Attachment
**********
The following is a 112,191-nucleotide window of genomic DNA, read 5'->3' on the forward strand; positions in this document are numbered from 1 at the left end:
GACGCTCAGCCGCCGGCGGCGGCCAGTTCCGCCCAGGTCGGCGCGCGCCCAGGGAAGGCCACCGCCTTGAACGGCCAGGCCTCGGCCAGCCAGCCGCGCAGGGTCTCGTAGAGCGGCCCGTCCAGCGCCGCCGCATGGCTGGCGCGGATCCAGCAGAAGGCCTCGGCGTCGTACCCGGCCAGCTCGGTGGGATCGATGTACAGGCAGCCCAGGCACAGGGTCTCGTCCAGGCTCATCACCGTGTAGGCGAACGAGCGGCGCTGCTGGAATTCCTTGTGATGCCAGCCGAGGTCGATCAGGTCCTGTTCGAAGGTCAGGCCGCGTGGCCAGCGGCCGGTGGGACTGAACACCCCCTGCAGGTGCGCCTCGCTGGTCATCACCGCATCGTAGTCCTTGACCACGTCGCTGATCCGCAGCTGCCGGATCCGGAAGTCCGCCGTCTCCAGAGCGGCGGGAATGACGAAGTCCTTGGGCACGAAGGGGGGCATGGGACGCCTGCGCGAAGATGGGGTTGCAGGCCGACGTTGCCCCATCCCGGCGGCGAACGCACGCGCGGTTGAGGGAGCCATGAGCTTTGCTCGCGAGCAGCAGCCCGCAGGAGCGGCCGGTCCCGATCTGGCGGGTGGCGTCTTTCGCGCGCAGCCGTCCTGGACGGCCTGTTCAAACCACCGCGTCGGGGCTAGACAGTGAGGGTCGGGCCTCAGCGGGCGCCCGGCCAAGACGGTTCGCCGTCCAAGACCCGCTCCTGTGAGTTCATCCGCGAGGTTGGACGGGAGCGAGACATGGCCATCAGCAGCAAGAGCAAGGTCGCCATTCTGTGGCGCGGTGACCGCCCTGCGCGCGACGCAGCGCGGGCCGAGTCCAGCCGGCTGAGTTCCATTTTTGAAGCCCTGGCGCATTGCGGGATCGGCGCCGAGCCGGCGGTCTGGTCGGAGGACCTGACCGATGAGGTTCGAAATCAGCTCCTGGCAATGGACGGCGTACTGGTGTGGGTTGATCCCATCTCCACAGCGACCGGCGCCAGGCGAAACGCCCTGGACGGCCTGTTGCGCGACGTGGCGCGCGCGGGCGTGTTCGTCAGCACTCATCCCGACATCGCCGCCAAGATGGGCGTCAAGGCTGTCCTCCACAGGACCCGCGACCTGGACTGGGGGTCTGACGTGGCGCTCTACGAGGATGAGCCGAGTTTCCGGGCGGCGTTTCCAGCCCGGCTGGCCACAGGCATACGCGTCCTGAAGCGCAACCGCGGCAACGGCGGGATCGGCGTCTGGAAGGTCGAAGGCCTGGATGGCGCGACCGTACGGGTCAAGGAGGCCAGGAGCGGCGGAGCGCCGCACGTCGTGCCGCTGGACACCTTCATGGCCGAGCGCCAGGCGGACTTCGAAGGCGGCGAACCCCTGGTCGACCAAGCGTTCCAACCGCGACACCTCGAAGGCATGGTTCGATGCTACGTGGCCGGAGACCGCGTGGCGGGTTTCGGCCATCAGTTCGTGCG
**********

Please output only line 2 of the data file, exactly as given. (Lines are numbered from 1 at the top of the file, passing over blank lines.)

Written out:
GACGCTCAGCCGCCGGCGGCGGCCAGTTCCGCCCAGGTCGGCGCGCGCCCAGGGAAGGCCACCGCCTTGAACGGCCAGGCCTCGGCCAGCCAGCCGCGCAGGGTCTCGTAGAGCGGCCCGTCCAGCGCCGCCGCATGGCTGGCGCGGATCCAGCAGAAGGCCTCGGCGTCGTACCCGGCCAGCTCGGTGGGATCGATGTACAGGCAGCCCAGGCACAGGGTCTCGTCCAGGCTCATCACCGTGTAGGCGAACGAGCGGCGCTGCTGGAATTCCTTGTGATGCCAGCCGAGGTCGATCAGGTCCTGTTCGAAGGTCAGGCCGCGTGGCCAGCGGCCGGTGGGACTGAACACCCCCTGCAGGTGCGCCTCGCTGGTCATCACCGCATCGTAGTCCTTGACCACGTCGCTGATCCGCAGCTGCCGGATCCGGAAGTCCGCCGTCTCCAGAGCGGCGGGAATGACGAAGTCCTTGGGCACGAAGGGGGGCATGGGACGCCTGCGCGAAGATGGGGTTGCAGGCCGACGTTGCCCCATCCCGGCGGCGAACGCACGCGCGGTTGAGGGAGCCATGAGCTTTGCTCGCGAGCAGCAGCCCGCAGGAGCGGCCGGTCCCGATCTGGCGGGTGGCGTCTTTCGCGCGCAGCCGTCCTGGACGGCCTGTTCAAACCACCGCGTCGGGGCTAGACAGTGAGGGTCGGGCCTCAGCGGGCGCCCGGCCAAGACGGTTCGCCGTCCAAGACCCGCTCCTGTGAGTTCATCCGCGAGGTTGGACGGGAGCGAGACATGGCCATCAGCAGCAAGAGCAAGGTCGCCATTCTGTGGCGCGGTGACCGCCCTGCGCGCGACGCAGCGCGGGCCGAGTCCAGCCGGCTGAGTTCCATTTTTGAAGCCCTGGCGCATTGCGGGATCGGCGCCGAGCCGGCGGTCTGGTCGGAGGACCTGACCGATGAGGTTCGAAATCAGCTCCTGGCAATGGACGGCGTACTGGTGTGGGTTGATCCCATCTCCACAGCGACCGGCGCCAGGCGAAACGCCCTGGACGGCCTGTTGCGCGACGTGGCGCGCGCGGGCGTGTTCGTCAGCACTCATCCCGACATCGCCGCCAAGATGGGCGTCAAGGCTGTCCTCCACAGGACCCGCGACCTGGACTGGGGGTCTGACGTGGCGCTCTACGAGGATGAGCCGAGTTTCCGGGCGGCGTTTCCAGCCCGGCTGGCCACAGGCATACGCGTCCTGAAGCGCAACCGCGGCAACGGCGGGATCGGCGTCTGGAAGGTCGAAGGCCTGGATGGCGCGACCGTACGGGTCAAGGAGGCCAGGAGCGGCGGAGCGCCGCACGTCGTGCCGCTGGACACCTTCATGGCCGAGCGCCAGGCGGACTTCGAAGGCGGCGAACCCCTGGTCGACCAAGCGTTCCAACCGCGACACCTCGAAGGCATGGTTCGATGCTACGTGGCCGGAGACCGCGTGGCGGGTTTCGGCCATCAGTTCGTGCG